Sall’s Defeat of Wade’s Sitting Government Presages New Democratic Era in West Africa and Sees African Democracy Strengthened by Senegal Elections Success
Senegal’s peaceful transition ‘holds hope for Africa’
Senegal’s peaceful handover of power from veteran ruler Abdoulaye Wade to his estranged protege Macky Sall is a boost for Africa where democratic transitions are rare, analysts say. “Recently we have seen a lot of dissent against autocratic and authoritarian rule in Africa,” said Malawi-based politics.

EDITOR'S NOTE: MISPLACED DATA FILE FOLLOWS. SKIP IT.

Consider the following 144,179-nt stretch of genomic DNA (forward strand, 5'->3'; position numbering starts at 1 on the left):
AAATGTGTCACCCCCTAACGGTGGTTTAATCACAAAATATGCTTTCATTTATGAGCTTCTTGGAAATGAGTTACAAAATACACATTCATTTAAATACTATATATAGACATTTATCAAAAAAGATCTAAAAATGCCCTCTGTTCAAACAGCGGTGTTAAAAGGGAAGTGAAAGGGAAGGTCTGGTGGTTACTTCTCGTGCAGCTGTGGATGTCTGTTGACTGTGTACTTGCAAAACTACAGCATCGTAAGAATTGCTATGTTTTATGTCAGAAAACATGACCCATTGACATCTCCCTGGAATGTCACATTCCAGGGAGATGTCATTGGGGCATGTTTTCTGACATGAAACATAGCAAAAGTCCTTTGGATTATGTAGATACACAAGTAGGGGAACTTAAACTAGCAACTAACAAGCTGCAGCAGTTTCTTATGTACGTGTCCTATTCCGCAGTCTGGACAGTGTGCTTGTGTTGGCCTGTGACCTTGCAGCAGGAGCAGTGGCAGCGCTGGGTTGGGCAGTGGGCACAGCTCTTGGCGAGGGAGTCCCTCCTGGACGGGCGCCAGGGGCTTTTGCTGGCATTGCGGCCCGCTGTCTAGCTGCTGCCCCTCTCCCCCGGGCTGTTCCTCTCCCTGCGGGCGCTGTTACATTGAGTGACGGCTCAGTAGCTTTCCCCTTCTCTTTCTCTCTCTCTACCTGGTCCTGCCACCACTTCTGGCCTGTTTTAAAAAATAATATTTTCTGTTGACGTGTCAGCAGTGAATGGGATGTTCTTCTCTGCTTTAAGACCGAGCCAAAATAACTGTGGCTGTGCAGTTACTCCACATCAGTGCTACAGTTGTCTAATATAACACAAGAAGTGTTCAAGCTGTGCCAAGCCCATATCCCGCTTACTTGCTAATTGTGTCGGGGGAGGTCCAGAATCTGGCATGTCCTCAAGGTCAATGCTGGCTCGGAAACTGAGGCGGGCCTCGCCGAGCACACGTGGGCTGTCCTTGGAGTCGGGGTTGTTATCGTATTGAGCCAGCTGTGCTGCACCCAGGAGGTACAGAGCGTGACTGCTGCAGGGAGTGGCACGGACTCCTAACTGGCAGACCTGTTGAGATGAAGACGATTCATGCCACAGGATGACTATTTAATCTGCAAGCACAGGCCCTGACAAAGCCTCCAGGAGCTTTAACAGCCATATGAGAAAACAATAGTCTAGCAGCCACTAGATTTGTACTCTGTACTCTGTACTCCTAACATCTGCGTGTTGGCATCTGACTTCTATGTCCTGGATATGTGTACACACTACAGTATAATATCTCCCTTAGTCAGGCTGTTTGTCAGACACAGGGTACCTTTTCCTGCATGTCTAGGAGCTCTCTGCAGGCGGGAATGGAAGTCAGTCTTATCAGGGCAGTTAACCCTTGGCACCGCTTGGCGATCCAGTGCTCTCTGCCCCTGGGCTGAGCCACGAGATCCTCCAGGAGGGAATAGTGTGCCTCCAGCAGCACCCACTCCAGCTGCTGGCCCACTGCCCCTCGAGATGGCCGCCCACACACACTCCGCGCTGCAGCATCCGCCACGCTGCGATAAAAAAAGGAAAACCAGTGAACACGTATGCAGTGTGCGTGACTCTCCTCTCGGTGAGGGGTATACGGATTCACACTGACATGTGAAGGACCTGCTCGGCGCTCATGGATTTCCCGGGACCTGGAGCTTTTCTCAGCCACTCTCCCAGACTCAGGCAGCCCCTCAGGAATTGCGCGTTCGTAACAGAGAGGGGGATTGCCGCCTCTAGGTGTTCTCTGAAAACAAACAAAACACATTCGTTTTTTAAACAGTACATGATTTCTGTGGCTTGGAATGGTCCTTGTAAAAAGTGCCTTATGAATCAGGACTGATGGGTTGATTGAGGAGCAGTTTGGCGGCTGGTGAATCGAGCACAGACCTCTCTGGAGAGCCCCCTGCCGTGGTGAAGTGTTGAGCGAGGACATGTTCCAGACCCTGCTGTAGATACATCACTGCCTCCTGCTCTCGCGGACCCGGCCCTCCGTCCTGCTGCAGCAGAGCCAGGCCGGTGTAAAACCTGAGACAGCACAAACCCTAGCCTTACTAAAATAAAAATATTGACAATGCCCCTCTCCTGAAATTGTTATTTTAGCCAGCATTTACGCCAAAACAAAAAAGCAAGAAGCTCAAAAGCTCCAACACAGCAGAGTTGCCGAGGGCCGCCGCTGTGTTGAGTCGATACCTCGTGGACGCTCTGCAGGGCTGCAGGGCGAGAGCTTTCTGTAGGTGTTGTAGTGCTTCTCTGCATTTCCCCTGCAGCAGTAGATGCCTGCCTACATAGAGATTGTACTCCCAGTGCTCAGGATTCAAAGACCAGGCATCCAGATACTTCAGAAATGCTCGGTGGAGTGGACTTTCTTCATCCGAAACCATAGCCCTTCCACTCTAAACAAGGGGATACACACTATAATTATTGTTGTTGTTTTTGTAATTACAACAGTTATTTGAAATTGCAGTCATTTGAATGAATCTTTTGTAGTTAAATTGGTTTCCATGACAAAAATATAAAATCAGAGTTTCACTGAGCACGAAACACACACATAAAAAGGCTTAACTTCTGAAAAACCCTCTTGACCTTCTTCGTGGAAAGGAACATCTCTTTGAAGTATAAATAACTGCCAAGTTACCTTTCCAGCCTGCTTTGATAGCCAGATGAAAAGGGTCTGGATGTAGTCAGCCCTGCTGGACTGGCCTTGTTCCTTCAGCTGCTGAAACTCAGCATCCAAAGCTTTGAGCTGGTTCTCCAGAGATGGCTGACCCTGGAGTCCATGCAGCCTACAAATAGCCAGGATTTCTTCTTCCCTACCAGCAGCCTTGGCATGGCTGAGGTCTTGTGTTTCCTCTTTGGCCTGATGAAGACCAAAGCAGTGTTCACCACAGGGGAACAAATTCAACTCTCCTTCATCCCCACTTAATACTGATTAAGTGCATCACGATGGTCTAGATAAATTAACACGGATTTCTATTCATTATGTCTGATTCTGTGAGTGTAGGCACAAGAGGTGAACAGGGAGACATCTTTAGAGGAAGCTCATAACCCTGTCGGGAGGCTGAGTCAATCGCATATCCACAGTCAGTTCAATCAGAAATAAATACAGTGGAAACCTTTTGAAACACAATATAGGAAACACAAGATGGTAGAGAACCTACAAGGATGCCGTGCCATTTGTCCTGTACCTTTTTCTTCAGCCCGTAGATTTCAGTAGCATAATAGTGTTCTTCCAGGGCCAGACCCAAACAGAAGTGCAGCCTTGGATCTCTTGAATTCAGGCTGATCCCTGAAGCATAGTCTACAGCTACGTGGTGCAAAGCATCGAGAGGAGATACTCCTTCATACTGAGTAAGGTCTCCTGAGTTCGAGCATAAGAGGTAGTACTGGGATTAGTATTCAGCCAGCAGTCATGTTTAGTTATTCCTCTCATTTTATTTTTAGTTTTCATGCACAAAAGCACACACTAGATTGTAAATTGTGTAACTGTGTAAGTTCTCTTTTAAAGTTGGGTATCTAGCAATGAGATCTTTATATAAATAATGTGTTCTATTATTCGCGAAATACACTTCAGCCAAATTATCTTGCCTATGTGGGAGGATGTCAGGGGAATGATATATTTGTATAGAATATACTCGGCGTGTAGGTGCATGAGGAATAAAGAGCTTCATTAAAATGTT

The French colonies of Senegal and the French Sudan were merged in 1959 and granted their independence as the Mali Federation in 1960. The union broke up after only a few months. Senegal joined with The Gambia to form the nominal confederation of Senegambia in 1982. The envisaged integration of the two countries was never carried out, and the union was dissolved in 1989. The Movement of Democratic Forces in the Casamance (MFDC) has led a low-level separatist insurgency in southern Senegal since the 1980s, and several peace deals have failed to resolve the conflict. Nevertheless, Senegal remains one of the most stable democracies in Africa and has a long history of participating in international peacekeeping and regional mediation. Senegal was ruled by a Socialist Party for 40 years until Abdoulaye WADE was elected president in 2000. He was reelected in 2007 and during his two terms amended Senegal’s constitution over a dozen times to increase executive power and to weaken the opposition. His decision to run for a third presidential term sparked a large public backlash that led to his defeat in a March 2012 runoff election with Macky SALL.
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